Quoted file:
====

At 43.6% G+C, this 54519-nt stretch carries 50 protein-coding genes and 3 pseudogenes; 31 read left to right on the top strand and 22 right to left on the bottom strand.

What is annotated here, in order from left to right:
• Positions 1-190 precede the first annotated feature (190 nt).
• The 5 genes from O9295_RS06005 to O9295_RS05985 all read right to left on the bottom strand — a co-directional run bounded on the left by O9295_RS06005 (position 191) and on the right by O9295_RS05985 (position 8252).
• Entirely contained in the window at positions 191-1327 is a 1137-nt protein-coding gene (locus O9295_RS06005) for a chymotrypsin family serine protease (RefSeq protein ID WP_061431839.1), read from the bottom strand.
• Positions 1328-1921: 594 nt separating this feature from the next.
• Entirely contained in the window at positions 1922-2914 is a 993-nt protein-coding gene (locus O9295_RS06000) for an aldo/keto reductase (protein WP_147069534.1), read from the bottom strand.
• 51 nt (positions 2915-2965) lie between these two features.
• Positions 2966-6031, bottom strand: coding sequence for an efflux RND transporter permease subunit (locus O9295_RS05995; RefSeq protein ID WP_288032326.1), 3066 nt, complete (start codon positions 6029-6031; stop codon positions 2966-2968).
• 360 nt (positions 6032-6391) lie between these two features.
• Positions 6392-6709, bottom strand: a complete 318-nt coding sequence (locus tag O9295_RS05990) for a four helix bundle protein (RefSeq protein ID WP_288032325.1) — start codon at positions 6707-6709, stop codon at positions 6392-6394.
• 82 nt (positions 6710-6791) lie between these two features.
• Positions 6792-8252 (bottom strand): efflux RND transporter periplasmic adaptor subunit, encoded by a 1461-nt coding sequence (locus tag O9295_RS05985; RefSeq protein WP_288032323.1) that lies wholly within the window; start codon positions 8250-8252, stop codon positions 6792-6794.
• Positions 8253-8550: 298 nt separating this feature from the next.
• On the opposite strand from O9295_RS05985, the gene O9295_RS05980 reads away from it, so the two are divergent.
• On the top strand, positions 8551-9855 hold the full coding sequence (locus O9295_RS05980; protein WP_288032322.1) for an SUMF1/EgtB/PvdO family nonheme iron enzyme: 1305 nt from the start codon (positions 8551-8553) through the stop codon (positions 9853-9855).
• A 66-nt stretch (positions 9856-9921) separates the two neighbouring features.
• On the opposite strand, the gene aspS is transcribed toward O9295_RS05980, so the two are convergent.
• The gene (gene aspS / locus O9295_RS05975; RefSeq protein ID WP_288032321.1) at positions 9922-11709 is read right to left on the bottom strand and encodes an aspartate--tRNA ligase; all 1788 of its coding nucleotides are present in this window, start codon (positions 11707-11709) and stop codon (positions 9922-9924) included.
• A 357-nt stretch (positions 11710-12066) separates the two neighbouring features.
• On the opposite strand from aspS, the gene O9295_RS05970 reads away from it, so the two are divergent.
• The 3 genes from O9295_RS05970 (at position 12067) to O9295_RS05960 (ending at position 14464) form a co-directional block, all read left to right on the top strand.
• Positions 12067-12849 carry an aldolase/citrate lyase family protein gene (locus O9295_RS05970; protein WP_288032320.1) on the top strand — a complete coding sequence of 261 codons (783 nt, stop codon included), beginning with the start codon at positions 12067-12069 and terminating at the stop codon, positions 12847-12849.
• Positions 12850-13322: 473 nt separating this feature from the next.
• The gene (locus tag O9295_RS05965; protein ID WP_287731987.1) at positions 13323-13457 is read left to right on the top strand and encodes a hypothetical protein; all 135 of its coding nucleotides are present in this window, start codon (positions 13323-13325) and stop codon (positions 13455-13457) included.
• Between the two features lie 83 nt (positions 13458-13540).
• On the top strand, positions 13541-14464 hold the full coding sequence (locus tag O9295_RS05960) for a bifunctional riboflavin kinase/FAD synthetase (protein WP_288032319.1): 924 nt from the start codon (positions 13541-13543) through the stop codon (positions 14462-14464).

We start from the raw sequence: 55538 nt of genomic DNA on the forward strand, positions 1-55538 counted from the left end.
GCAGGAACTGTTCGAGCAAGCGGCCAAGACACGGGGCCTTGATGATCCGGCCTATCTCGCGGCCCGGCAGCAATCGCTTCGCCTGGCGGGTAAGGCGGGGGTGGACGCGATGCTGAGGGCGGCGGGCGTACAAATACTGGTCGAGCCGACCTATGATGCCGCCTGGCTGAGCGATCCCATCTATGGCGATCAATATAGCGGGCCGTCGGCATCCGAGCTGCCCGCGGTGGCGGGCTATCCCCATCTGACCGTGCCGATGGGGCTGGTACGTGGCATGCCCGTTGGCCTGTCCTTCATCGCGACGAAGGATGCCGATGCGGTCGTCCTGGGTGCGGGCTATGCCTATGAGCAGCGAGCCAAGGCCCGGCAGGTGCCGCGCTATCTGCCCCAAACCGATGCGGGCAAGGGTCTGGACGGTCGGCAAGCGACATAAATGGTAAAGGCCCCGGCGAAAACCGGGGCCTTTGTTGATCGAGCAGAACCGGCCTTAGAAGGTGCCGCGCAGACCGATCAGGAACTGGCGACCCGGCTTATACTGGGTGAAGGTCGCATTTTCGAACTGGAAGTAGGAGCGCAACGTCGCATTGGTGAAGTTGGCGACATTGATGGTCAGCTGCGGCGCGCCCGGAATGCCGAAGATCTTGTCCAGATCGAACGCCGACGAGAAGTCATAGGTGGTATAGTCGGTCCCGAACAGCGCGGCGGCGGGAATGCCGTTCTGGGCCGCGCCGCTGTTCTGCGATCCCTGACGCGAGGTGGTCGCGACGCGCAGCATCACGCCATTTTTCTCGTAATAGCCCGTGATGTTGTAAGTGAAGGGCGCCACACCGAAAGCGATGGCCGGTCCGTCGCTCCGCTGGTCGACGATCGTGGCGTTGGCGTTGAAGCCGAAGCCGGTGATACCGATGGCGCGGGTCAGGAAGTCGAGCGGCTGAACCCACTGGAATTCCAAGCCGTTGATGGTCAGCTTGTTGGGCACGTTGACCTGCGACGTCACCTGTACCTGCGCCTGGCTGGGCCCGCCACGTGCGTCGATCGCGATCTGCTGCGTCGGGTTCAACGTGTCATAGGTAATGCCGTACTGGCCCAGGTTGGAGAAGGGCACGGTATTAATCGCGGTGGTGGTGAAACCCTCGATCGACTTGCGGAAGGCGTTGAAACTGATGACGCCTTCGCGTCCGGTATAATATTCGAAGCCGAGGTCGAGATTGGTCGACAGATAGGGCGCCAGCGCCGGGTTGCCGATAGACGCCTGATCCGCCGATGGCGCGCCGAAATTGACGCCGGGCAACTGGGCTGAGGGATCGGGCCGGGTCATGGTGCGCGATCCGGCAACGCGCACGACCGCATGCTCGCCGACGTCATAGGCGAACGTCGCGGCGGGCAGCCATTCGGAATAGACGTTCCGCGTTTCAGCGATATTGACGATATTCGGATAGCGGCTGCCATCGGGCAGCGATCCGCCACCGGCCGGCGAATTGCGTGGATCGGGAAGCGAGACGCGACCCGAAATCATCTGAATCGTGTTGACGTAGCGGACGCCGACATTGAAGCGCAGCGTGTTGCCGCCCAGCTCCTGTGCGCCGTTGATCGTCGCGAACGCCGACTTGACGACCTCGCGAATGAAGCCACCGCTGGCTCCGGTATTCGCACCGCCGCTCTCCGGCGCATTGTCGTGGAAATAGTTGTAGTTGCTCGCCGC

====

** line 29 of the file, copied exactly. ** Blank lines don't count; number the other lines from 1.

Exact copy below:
GCAGGAACTGTTCGAGCAAGCGGCCAAGACACGGGGCCTTGATGATCCGGCCTATCTCGCGGCCCGGCAGCAATCGCTTCGCCTGGCGGGTAAGGCGGGGGTGGACGCGATGCTGAGGGCGGCGGGCGTACAAATACTGGTCGAGCCGACCTATGATGCCGCCTGGCTGAGCGATCCCATCTATGGCGATCAATATAGCGGGCCGTCGGCATCCGAGCTGCCCGCGGTGGCGGGCTATCCCCATCTGACCGTGCCGATGGGGCTGGTACGTGGCATGCCCGTTGGCCTGTCCTTCATCGCGACGAAGGATGCCGATGCGGTCGTCCTGGGTGCGGGCTATGCCTATGAGCAGCGAGCCAAGGCCCGGCAGGTGCCGCGCTATCTGCCCCAAACCGATGCGGGCAAGGGTCTGGACGGTCGGCAAGCGACATAAATGGTAAAGGCCCCGGCGAAAACCGGGGCCTTTGTTGATCGAGCAGAACCGGCCTTAGAAGGTGCCGCGCAGACCGATCAGGAACTGGCGACCCGGCTTATACTGGGTGAAGGTCGCATTTTCGAACTGGAAGTAGGAGCGCAACGTCGCATTGGTGAAGTTGGCGACATTGATGGTCAGCTGCGGCGCGCCCGGAATGCCGAAGATCTTGTCCAGATCGAACGCCGACGAGAAGTCATAGGTGGTATAGTCGGTCCCGAACAGCGCGGCGGCGGGAATGCCGTTCTGGGCCGCGCCGCTGTTCTGCGATCCCTGACGCGAGGTGGTCGCGACGCGCAGCATCACGCCATTTTTCTCGTAATAGCCCGTGATGTTGTAAGTGAAGGGCGCCACACCGAAAGCGATGGCCGGTCCGTCGCTCCGCTGGTCGACGATCGTGGCGTTGGCGTTGAAGCCGAAGCCGGTGATACCGATGGCGCGGGTCAGGAAGTCGAGCGGCTGAACCCACTGGAATTCCAAGCCGTTGATGGTCAGCTTGTTGGGCACGTTGACCTGCGACGTCACCTGTACCTGCGCCTGGCTGGGCCCGCCACGTGCGTCGATCGCGATCTGCTGCGTCGGGTTCAACGTGTCATAGGTAATGCCGTACTGGCCCAGGTTGGAGAAGGGCACGGTATTAATCGCGGTGGTGGTGAAACCCTCGATCGACTTGCGGAAGGCGTTGAAACTGATGACGCCTTCGCGTCCGGTATAATATTCGAAGCCGAGGTCGAGATTGGTCGACAGATAGGGCGCCAGCGCCGGGTTGCCGATAGACGCCTGATCCGCCGATGGCGCGCCGAAATTGACGCCGGGCAACTGGGCTGAGGGATCGGGCCGGGTCATGGTGCGCGATCCGGCAACGCGCACGACCGCATGCTCGCCGACGTCATAGGCGAACGTCGCGGCGGGCAGCCATTCGGAATAGACGTTCCGCGTTTCAGCGATATTGACGATATTCGGATAGCGGCTGCCATCGGGCAGCGATCCGCCACCGGCCGGCGAATTGCGTGGATCGGGAAGCGAGACGCGACCCGAAATCATCTGAATCGTGTTGACGTAGCGGACGCCGACATTGAAGCGCAGCGTGTTGCCGCCCAGCTCCTGTGCGCCGTTGATCGTCGCGAACGCCGACTTGACGACCTCGCGAATGAAGCCACCGCTGGCTCCGGTATTCGCACCGCCGCTCTCCGGCGCATTGTCGTGGAAATAGTTGTAGTTGCTCGCCGC